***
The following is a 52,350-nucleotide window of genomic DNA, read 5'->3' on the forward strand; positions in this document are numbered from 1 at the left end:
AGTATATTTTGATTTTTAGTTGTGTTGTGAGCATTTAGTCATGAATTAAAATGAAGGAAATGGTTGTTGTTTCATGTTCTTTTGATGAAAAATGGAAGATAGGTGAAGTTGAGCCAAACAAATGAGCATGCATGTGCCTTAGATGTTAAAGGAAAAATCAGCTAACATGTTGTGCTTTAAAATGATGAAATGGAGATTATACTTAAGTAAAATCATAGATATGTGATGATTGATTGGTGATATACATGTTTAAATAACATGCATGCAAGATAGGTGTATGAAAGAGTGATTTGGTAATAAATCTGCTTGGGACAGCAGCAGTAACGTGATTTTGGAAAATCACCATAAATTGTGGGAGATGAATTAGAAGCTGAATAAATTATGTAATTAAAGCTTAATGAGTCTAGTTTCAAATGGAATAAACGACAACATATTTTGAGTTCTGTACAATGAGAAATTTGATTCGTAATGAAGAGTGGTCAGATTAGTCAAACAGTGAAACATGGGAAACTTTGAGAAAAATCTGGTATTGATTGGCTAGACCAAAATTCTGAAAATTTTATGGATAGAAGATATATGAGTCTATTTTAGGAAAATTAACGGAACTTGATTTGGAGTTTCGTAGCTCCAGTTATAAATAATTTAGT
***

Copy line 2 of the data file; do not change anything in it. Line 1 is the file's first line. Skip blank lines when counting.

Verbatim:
AGTATATTTTGATTTTTAGTTGTGTTGTGAGCATTTAGTCATGAATTAAAATGAAGGAAATGGTTGTTGTTTCATGTTCTTTTGATGAAAAATGGAAGATAGGTGAAGTTGAGCCAAACAAATGAGCATGCATGTGCCTTAGATGTTAAAGGAAAAATCAGCTAACATGTTGTGCTTTAAAATGATGAAATGGAGATTATACTTAAGTAAAATCATAGATATGTGATGATTGATTGGTGATATACATGTTTAAATAACATGCATGCAAGATAGGTGTATGAAAGAGTGATTTGGTAATAAATCTGCTTGGGACAGCAGCAGTAACGTGATTTTGGAAAATCACCATAAATTGTGGGAGATGAATTAGAAGCTGAATAAATTATGTAATTAAAGCTTAATGAGTCTAGTTTCAAATGGAATAAACGACAACATATTTTGAGTTCTGTACAATGAGAAATTTGATTCGTAATGAAGAGTGGTCAGATTAGTCAAACAGTGAAACATGGGAAACTTTGAGAAAAATCTGGTATTGATTGGCTAGACCAAAATTCTGAAAATTTTATGGATAGAAGATATATGAGTCTATTTTAGGAAAATTAACGGAACTTGATTTGGAGTTTCGTAGCTCCAGTTATAAATAATTTAGT